My Blue Moon Review: Anya’s Garden MoonDance

I’m writing this review on the eve of the blue moon and the new year. This is also the day I decided to try MoonDance from Anya’s Garden for the first time. Coincidence? If it was, it was a subconscious bleary-eyed one this morning. Reaching for my sample I thought I was going to experience a heady tuberose fragrance as I remembered reading on NowSmellThis that MoonDance is an homage to tuberose. Well, there’s tuberose in MoonDance, but not in the way I had expected.

After applying this 100% natural perfume, the scent of violets radiated from my skin. If you’re thinking gentle and sweet violets, then MoonDance will hasten you to rethink your violet notions. We’re talking violets on steriods! The tuberose and jasmine heart of MoonDance supplies our little purple pansies with a hallucinogenic quality, more vivid and intensely sweet than any other violet fragrance in my experience. On my skin, the violet completely took charge of this perfume leaving tuberose and jasmine to lend their indolic fullness in a supporting role. The blend is balanced so harmoniously that the larger-than-life violet doesn’t smell like a tuberosey-violet, rather an amplified version of its inherent components.

MoonDance is a vivacious floral no doubt, but there’s an earthy haylike quality present from chamomile that I adore. The dried grassy aroma tempers MoonDance enough so it doesn’t become cloying or overbearing. After many hours of wear, the violet and white florals settle into a delicate bouquet with just a suggestion of woods. Anya McCoy of Anya’s Flowers isn’t quite satisfied with the use of florals and woods though, even if some of them are rare and exotic. She’s added the peculiar ingredient hyraceum.

I had no idea what this was until I corresponded with her to find out more. I wasn’t expecting to find out that it’s the fosslized pee and poo of the Dr. Seuss-esque named hyrax, pictured here. Apparently tinctured hyraceum has a scent akin to ambergris or oud and can also have a grassy scent due to the hyrax diet. (Who knew fossilized poop as well as chamomile would add that hay note I love so much?) There’s a very informative discussion on Basenotes regarding hyraceum and I encourage you to read it if you have any interest in learning more about it. Since it is fossilized from thousands of years ago, there is no cruelty involved when sourcing these critters’ rock-hard excrement.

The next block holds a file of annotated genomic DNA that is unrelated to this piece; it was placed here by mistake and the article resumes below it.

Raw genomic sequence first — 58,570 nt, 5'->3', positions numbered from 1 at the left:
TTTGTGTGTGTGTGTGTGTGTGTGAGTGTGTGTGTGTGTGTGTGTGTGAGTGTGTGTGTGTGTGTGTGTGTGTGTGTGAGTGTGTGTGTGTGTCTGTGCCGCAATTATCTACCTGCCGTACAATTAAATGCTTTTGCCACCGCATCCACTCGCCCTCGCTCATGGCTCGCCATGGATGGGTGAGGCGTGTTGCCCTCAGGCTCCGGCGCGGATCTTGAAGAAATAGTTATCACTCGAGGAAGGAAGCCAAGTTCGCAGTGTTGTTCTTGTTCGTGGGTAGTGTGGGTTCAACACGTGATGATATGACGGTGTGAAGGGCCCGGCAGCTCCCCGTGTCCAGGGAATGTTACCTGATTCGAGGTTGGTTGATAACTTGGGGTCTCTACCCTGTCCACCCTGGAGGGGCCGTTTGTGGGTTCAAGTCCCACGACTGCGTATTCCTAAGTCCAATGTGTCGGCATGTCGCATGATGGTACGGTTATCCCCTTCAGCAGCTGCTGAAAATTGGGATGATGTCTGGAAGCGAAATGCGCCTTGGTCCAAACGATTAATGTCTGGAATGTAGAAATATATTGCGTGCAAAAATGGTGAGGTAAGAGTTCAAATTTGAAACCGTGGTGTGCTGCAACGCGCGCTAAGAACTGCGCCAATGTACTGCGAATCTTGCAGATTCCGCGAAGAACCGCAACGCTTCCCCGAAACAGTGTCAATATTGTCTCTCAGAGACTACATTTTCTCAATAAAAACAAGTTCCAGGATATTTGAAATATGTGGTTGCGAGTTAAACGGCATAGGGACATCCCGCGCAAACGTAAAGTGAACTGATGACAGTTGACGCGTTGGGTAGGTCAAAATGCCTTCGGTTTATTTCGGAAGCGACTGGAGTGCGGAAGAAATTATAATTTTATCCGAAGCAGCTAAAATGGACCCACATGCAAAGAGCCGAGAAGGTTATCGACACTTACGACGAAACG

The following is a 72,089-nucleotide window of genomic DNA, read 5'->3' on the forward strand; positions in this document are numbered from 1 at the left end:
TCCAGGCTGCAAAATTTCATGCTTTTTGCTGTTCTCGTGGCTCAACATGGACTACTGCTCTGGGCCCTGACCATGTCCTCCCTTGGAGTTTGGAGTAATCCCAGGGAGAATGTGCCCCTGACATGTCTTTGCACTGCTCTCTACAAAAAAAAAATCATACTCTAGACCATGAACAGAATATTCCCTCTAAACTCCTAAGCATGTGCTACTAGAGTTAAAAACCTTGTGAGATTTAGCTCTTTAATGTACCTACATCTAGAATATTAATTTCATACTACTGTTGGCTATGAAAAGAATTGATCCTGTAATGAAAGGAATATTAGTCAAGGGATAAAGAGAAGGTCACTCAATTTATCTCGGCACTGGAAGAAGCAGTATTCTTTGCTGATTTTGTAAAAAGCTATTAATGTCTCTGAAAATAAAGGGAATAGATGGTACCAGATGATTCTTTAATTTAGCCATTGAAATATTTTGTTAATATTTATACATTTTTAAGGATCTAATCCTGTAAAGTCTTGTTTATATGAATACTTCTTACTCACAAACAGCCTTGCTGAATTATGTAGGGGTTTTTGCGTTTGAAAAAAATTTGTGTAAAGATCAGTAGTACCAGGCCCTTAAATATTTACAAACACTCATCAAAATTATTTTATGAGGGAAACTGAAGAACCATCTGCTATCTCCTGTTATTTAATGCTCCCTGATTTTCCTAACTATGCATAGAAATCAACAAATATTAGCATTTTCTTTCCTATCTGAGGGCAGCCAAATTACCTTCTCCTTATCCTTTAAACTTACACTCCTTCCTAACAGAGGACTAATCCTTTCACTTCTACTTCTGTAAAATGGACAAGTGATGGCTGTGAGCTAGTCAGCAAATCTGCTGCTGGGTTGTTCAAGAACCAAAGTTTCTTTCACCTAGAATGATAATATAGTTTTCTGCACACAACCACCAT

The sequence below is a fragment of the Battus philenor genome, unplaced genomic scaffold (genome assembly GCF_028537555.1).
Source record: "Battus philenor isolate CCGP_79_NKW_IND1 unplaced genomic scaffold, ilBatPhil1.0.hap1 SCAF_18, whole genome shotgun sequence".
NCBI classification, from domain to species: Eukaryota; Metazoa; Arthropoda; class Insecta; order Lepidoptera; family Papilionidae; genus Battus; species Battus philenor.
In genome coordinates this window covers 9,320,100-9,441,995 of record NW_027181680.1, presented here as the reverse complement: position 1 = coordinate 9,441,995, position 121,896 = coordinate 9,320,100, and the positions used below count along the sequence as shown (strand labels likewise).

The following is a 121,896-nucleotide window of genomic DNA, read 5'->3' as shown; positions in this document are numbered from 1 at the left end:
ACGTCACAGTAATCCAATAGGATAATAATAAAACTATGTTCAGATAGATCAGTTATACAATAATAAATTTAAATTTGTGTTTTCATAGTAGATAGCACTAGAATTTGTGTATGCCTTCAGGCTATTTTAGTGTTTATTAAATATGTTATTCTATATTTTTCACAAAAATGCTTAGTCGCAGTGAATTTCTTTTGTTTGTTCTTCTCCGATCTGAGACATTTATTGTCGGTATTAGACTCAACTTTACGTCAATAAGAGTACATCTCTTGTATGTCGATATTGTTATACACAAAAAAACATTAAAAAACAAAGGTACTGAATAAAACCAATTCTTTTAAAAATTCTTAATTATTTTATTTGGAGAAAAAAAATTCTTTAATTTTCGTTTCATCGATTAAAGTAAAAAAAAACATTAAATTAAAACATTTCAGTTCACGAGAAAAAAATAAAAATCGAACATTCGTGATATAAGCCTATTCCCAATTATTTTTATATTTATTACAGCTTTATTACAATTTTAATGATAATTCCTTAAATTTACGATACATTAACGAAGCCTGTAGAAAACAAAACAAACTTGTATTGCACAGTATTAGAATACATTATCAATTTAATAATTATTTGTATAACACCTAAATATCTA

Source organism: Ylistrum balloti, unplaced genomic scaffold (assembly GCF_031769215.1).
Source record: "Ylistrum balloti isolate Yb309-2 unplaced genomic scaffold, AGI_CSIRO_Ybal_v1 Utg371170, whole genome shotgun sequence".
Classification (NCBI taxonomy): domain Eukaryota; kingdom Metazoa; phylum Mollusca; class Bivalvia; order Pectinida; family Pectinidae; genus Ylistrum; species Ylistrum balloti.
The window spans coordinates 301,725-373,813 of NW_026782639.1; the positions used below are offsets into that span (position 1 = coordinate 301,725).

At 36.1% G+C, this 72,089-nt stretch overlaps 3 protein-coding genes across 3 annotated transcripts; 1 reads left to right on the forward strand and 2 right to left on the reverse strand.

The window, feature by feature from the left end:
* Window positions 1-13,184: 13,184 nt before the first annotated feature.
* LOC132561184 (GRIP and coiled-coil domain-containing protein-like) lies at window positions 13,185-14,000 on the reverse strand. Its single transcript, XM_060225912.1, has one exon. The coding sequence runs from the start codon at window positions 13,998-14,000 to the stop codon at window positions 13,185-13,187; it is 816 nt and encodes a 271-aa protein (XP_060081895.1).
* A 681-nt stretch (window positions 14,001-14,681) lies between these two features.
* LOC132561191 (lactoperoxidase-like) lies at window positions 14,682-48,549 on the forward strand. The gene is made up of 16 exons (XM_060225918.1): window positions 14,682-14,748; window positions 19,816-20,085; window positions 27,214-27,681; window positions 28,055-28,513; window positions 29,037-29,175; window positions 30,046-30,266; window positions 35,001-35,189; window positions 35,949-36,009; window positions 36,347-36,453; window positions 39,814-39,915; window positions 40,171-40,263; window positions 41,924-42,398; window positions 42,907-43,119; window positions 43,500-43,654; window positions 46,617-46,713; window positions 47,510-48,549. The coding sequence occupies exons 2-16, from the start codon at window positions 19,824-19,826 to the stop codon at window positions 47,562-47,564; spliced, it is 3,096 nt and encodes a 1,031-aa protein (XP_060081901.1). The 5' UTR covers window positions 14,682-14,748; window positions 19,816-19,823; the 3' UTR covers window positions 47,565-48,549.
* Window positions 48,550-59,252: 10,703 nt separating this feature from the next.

(Never did I think I’d end a review with the words “rock-hard excrement”).

Moondance is $125 for 15ml of EdP and $75 for 3.5mls of Parfum Extrait at Anya’s Garden.

Posted by ~Trish

Red Orange Tan and Purple by Mark Rothko

Disclosure: A sample of MoonDance was provided for this review by Anya’s Garden. The opinons in this review are my own. I was not financially compensated for this review or any other.


7 thoughts on “My Blue Moon Review: Anya’s Garden MoonDance

  1. Hi Trish:
    I’m surprised you find chamomile “haylike”. I’ve never heard it described like that. Green herbal, fruity, floral, light apple-like and delicate are usually words used with chamomile. The opoponax is quite warm and grass like, maybe that’s where you got it?
    Glad the violets “amp” on your skin – that’s the combo of the isolate and the rose/chamomile accord, known for it’s violet scent. And yes, an homage to tuberose – tame tuberose, which is rarely done.
    Thanks for the review!

    1. Thanks for reading Anya! Maybe it was the opoponax then? I’ve always found chamomile warm and herbaceous as well as having some hay quality. But maybe I need to smell more high quality chamomile EO in isolation?

      Happy New Year!

      1. Trish, I’ll send you some of my chamomile, and some of this opoponax absolute, as it is simply the most beautiful I’ve ever experienced.


  2. Oops – forgot to mention – lots of natural perfumers use hyraceum, it’s the new “civet” if you will. I use both the rock and absolute form.


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